Commentary | Economic Growth

Tax cuts won’t create jobs

Share this page:

The theory of tax cuts as economic stimulus has been put to the test – and failed – twice in the past six years alone. As the prolonged recession leads more people to once again consider these same old tried-and-failed policies, it is important to revisit recent history.

Less than half the personal tax cuts — especially the types of high-end tax cuts favored by conservatives — are likely to be spent in the first two years. Most of it will be used to pay down debt, build savings, or buy imports – all uses of money that do not boost the U.S. economy.

Consider the $100 billion in personal tax rebates that were issued as part of a broader economic stimulus effort in 2008. Only about one-third of the total amount was spent. A University of Michigan study in December 2008 concluded that these rebates provided “little ‘bang for the buck’ as economic stimulus.”

Similarly, a series of tax cuts in 2003 fell far short of targeted job growth. The Bush administration claimed the tax cuts would create 1.4 million jobs, in addition to some 4.1 million jobs expected to be generated over an 18-month period. But EPI tracked the initiative and found that not only did the additional 1.4 million jobs not appear, but the 4.1 million jobs that had been expected without the tax cuts never materialized either. By the end, the economy only saw an additional 2.4 million jobs added to the economy.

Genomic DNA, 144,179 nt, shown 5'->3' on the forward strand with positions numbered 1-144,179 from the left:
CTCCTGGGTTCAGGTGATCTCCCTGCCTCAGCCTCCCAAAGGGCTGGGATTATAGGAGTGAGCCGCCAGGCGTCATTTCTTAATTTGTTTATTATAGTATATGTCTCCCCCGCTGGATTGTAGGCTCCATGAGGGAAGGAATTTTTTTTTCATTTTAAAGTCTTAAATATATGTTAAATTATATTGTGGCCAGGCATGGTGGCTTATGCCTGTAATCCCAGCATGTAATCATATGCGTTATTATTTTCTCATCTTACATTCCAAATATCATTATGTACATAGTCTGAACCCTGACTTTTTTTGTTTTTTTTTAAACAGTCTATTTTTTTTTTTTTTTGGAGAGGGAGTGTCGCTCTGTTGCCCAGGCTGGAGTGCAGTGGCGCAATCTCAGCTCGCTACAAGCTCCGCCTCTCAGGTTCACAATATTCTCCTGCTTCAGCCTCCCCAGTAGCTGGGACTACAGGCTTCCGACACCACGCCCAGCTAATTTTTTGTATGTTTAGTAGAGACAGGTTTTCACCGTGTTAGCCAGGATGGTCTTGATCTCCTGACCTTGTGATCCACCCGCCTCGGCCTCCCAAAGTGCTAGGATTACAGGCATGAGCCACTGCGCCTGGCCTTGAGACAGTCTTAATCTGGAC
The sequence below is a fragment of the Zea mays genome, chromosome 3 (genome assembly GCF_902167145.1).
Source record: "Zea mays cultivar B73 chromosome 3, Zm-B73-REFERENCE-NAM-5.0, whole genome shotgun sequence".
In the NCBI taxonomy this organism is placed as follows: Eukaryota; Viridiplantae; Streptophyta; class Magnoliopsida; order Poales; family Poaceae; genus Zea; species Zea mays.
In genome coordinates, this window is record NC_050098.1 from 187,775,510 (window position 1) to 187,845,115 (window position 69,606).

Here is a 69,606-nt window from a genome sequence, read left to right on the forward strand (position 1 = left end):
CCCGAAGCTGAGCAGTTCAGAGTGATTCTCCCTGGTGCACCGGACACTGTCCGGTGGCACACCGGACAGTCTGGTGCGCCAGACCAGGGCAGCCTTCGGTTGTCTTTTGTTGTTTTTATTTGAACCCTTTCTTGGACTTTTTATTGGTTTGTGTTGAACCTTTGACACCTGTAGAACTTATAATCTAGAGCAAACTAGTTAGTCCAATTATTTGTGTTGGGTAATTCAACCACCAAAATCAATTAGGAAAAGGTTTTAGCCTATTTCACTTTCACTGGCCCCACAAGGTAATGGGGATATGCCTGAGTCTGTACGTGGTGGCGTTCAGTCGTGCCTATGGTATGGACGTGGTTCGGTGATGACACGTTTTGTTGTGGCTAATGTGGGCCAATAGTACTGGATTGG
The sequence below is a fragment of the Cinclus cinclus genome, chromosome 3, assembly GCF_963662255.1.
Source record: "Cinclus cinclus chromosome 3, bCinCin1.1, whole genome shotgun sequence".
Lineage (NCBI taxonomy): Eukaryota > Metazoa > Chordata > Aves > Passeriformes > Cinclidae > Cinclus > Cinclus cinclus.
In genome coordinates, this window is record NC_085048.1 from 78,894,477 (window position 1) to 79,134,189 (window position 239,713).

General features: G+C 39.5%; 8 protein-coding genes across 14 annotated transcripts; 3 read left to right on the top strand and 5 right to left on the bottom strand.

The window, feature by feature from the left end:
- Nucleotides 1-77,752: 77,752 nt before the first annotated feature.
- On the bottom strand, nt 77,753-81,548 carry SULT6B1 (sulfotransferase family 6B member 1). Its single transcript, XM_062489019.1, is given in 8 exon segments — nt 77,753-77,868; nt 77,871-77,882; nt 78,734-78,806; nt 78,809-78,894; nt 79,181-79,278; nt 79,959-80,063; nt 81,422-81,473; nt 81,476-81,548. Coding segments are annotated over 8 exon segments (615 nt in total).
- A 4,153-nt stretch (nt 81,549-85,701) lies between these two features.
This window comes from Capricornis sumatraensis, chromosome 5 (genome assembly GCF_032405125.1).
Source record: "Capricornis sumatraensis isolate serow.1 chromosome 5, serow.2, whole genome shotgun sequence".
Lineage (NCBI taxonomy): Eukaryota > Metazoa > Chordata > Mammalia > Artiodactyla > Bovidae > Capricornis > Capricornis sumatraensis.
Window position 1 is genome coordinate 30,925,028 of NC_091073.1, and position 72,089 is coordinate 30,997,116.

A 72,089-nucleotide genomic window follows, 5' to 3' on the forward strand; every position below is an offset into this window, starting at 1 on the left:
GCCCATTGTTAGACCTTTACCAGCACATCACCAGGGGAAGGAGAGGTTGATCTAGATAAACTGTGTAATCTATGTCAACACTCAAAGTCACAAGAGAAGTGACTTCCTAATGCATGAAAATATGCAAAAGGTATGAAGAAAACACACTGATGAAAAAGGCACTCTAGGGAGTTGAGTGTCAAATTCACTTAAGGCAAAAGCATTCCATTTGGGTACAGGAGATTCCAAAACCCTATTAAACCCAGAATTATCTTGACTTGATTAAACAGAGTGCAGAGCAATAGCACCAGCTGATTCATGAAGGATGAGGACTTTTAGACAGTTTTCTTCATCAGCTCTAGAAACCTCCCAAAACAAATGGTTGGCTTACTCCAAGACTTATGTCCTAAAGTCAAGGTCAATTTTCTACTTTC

In other words, by the Bush administration’s own metrics, the tax cuts specifically designed to create jobs fell short by a staggering 3.1 million jobs.
If not tax cuts, then how should we stimulate the economy? Public investment and direct government spending works better than tax rebates for stimulating the economy. Stimulus spending already in the pipeline will generate jobs and prevent unemployment from reaching the 12% level that it might have reached without the stimulus.

The high unemployment we now have is not the consequence of any failure of the stimulus plan (the spending is just starting and will be increasing this year and next), but rather the result of the economic deterioration that started in the Spring of 2007 and has been far more damaging than economists expected. We are in such a deep hole that even a large stimulus plan will not prevent us from reaching unemployment levels that are unacceptable.


See related work on Economic Growth

See more work by Lawrence Mishel